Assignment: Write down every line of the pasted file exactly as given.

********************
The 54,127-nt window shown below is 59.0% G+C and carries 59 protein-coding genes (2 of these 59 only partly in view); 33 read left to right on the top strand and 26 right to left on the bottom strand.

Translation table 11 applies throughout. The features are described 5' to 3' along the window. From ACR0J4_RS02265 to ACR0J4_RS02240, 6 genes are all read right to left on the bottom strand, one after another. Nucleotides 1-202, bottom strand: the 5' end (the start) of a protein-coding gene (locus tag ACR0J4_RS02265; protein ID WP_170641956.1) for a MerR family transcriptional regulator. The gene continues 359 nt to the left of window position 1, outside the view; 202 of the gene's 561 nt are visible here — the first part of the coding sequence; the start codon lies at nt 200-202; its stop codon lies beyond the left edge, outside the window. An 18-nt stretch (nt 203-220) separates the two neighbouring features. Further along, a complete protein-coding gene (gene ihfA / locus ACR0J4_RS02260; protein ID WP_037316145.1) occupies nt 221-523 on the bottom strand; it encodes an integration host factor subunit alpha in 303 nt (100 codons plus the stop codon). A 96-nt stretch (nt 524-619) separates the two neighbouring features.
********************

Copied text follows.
The 54,127-nt window shown below is 59.0% G+C and carries 59 protein-coding genes (2 of these 59 only partly in view); 33 read left to right on the top strand and 26 right to left on the bottom strand.

Translation table 11 applies throughout. The features are described 5' to 3' along the window. From ACR0J4_RS02265 to ACR0J4_RS02240, 6 genes are all read right to left on the bottom strand, one after another. Nucleotides 1-202, bottom strand: the 5' end (the start) of a protein-coding gene (locus tag ACR0J4_RS02265; protein ID WP_170641956.1) for a MerR family transcriptional regulator. The gene continues 359 nt to the left of window position 1, outside the view; 202 of the gene's 561 nt are visible here — the first part of the coding sequence; the start codon lies at nt 200-202; its stop codon lies beyond the left edge, outside the window. An 18-nt stretch (nt 203-220) separates the two neighbouring features. Further along, a complete protein-coding gene (gene ihfA / locus ACR0J4_RS02260; protein ID WP_037316145.1) occupies nt 221-523 on the bottom strand; it encodes an integration host factor subunit alpha in 303 nt (100 codons plus the stop codon). A 96-nt stretch (nt 524-619) separates the two neighbouring features.